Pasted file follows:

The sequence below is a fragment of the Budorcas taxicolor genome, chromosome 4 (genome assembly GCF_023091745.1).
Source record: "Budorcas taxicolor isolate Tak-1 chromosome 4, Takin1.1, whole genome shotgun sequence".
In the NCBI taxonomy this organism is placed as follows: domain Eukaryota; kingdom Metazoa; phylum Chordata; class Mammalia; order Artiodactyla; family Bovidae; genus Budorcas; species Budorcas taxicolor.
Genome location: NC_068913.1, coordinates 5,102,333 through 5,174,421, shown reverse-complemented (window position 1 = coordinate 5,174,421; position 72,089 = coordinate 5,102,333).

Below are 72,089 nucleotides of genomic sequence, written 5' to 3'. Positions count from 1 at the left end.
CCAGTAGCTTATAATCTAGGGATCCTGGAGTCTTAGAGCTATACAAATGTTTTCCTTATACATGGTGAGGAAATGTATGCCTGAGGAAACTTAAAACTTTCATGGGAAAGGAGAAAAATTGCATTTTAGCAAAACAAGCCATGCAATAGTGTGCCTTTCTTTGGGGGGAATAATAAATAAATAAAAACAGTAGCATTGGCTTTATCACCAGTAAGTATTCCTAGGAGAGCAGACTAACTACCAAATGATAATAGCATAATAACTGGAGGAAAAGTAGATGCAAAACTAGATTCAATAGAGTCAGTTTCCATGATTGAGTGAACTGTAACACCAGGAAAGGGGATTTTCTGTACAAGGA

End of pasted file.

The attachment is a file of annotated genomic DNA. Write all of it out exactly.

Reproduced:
The sequence below is a fragment of the Budorcas taxicolor genome, chromosome 4 (genome assembly GCF_023091745.1).
Source record: "Budorcas taxicolor isolate Tak-1 chromosome 4, Takin1.1, whole genome shotgun sequence".
In the NCBI taxonomy this organism is placed as follows: domain Eukaryota; kingdom Metazoa; phylum Chordata; class Mammalia; order Artiodactyla; family Bovidae; genus Budorcas; species Budorcas taxicolor.
Genome location: NC_068913.1, coordinates 5,102,333 through 5,174,421, shown reverse-complemented (window position 1 = coordinate 5,174,421; position 72,089 = coordinate 5,102,333).

Below are 72,089 nucleotides of genomic sequence, written 5' to 3'. Positions count from 1 at the left end.
CCAGTAGCTTATAATCTAGGGATCCTGGAGTCTTAGAGCTATACAAATGTTTTCCTTATACATGGTGAGGAAATGTATGCCTGAGGAAACTTAAAACTTTCATGGGAAAGGAGAAAAATTGCATTTTAGCAAAACAAGCCATGCAATAGTGTGCCTTTCTTTGGGGGGAATAATAAATAAATAAAAACAGTAGCATTGGCTTTATCACCAGTAAGTATTCCTAGGAGAGCAGACTAACTACCAAATGATAATAGCATAATAACTGGAGGAAAAGTAGATGCAAAACTAGATTCAATAGAGTCAGTTTCCATGATTGAGTGAACTGTAACACCAGGAAAGGGGATTTTCTGTACAAGGA